Orbicules provide an interesting model to study sporopollenin biosynthesis since they are a-cellular structures, independent of cytoplasmic control, contrary to the pollen exine (Clement & Audran, 1993).
Moreover, the mode of development seems to be similar between exine and orbicular wall (Christensen et al.
Tomlinson, 2000), but this seems inappropriate with the demonstration that the exine is hydrophilic (Bohne et al.
Exine stratification in extant gymnosperms: a review of published transmission electron micrographs.
Altingia based on thicker exine and fewer (8-15) pores, occurs during
The second group has thin exine with microspinate and/or
It also produces exine precursors, orbicules, and sporophytic recognition proteins and lipids which form the pollen coat (or pollenkitt or tryphine) (Echlin, 1971; Pacini et al.
A distinct membrane was found here in Hypoxis (Lilianae-Asparagales: see below) and has also been described in Arum (Araceae), where it adheres closely to the callose wall of the tetrads and to the developing exine, up to the late microspore stage (Pacini & Juniper, 1983).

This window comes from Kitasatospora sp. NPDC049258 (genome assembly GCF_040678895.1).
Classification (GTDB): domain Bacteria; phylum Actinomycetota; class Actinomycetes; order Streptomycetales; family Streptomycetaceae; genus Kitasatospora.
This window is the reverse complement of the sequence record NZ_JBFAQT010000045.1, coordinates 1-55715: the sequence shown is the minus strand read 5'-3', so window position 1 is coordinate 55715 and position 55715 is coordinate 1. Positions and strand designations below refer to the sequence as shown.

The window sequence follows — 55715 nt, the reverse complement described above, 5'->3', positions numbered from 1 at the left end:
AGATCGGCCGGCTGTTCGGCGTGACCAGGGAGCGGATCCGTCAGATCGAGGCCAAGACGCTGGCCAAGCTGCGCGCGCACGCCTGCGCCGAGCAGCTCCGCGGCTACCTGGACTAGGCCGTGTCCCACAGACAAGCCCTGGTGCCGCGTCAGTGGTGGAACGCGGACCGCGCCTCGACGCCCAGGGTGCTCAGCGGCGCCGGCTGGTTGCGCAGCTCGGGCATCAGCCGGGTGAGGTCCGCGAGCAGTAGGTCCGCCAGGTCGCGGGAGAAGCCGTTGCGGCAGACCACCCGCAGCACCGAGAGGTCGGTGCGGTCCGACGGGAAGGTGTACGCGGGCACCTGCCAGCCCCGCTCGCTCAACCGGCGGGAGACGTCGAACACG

El-Ghazaly and Jensen (1987) found for both orbicule walls and pollen exines of Triticure aestivum an intense staining for acidic and neutral polysaccharides and for unsaturated lipids, while the structures stained moderately for proteins.
They observed that orbicules become part of mature exines and thus actively take part in the formation and development of the pollen exine.
most cases, however, the difference between the exine of the
flowers; and the exine is twice as thick in longi-pollen ([+ or -] 2